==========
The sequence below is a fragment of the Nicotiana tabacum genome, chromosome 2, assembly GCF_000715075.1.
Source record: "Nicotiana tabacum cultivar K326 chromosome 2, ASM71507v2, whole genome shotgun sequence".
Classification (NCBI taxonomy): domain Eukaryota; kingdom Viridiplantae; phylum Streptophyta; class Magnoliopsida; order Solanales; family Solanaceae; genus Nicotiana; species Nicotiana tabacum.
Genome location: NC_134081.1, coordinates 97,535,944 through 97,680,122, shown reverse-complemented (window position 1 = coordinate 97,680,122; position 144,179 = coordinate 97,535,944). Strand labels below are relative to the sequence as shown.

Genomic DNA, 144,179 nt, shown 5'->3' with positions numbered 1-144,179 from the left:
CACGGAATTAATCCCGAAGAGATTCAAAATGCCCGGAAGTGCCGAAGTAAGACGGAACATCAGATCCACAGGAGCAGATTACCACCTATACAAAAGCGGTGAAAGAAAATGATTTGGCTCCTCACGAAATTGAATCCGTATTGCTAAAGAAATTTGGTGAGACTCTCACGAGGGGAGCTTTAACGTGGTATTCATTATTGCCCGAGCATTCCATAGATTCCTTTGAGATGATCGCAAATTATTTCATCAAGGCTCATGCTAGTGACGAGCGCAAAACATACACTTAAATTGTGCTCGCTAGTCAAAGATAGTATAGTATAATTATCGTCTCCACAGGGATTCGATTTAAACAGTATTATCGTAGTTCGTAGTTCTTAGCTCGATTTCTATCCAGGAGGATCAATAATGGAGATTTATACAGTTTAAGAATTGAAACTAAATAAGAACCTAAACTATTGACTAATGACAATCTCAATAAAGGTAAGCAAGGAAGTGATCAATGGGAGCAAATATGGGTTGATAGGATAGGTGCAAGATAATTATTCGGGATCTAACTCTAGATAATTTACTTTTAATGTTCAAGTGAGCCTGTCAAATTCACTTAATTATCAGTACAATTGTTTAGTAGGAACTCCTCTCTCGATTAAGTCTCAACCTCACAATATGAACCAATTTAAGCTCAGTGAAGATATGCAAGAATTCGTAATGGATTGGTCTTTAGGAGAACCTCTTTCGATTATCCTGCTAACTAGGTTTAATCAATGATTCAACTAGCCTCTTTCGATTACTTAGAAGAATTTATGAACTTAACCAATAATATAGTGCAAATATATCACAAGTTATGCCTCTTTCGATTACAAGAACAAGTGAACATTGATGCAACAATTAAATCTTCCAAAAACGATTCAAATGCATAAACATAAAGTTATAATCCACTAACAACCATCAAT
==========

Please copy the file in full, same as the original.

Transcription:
The sequence below is a fragment of the Nicotiana tabacum genome, chromosome 2, assembly GCF_000715075.1.
Source record: "Nicotiana tabacum cultivar K326 chromosome 2, ASM71507v2, whole genome shotgun sequence".
Classification (NCBI taxonomy): domain Eukaryota; kingdom Viridiplantae; phylum Streptophyta; class Magnoliopsida; order Solanales; family Solanaceae; genus Nicotiana; species Nicotiana tabacum.
Genome location: NC_134081.1, coordinates 97,535,944 through 97,680,122, shown reverse-complemented (window position 1 = coordinate 97,680,122; position 144,179 = coordinate 97,535,944). Strand labels below are relative to the sequence as shown.

Genomic DNA, 144,179 nt, shown 5'->3' with positions numbered 1-144,179 from the left:
CACGGAATTAATCCCGAAGAGATTCAAAATGCCCGGAAGTGCCGAAGTAAGACGGAACATCAGATCCACAGGAGCAGATTACCACCTATACAAAAGCGGTGAAAGAAAATGATTTGGCTCCTCACGAAATTGAATCCGTATTGCTAAAGAAATTTGGTGAGACTCTCACGAGGGGAGCTTTAACGTGGTATTCATTATTGCCCGAGCATTCCATAGATTCCTTTGAGATGATCGCAAATTATTTCATCAAGGCTCATGCTAGTGACGAGCGCAAAACATACACTTAAATTGTGCTCGCTAGTCAAAGATAGTATAGTATAATTATCGTCTCCACAGGGATTCGATTTAAACAGTATTATCGTAGTTCGTAGTTCTTAGCTCGATTTCTATCCAGGAGGATCAATAATGGAGATTTATACAGTTTAAGAATTGAAACTAAATAAGAACCTAAACTATTGACTAATGACAATCTCAATAAAGGTAAGCAAGGAAGTGATCAATGGGAGCAAATATGGGTTGATAGGATAGGTGCAAGATAATTATTCGGGATCTAACTCTAGATAATTTACTTTTAATGTTCAAGTGAGCCTGTCAAATTCACTTAATTATCAGTACAATTGTTTAGTAGGAACTCCTCTCTCGATTAAGTCTCAACCTCACAATATGAACCAATTTAAGCTCAGTGAAGATATGCAAGAATTCGTAATGGATTGGTCTTTAGGAGAACCTCTTTCGATTATCCTGCTAACTAGGTTTAATCAATGATTCAACTAGCCTCTTTCGATTACTTAGAAGAATTTATGAACTTAACCAATAATATAGTGCAAATATATCACAAGTTATGCCTCTTTCGATTACAAGAACAAGTGAACATTGATGCAACAATTAAATCTTCCAAAAACGATTCAAATGCATAAACATAAAGTTATAATCCACTAACAACCATCAAT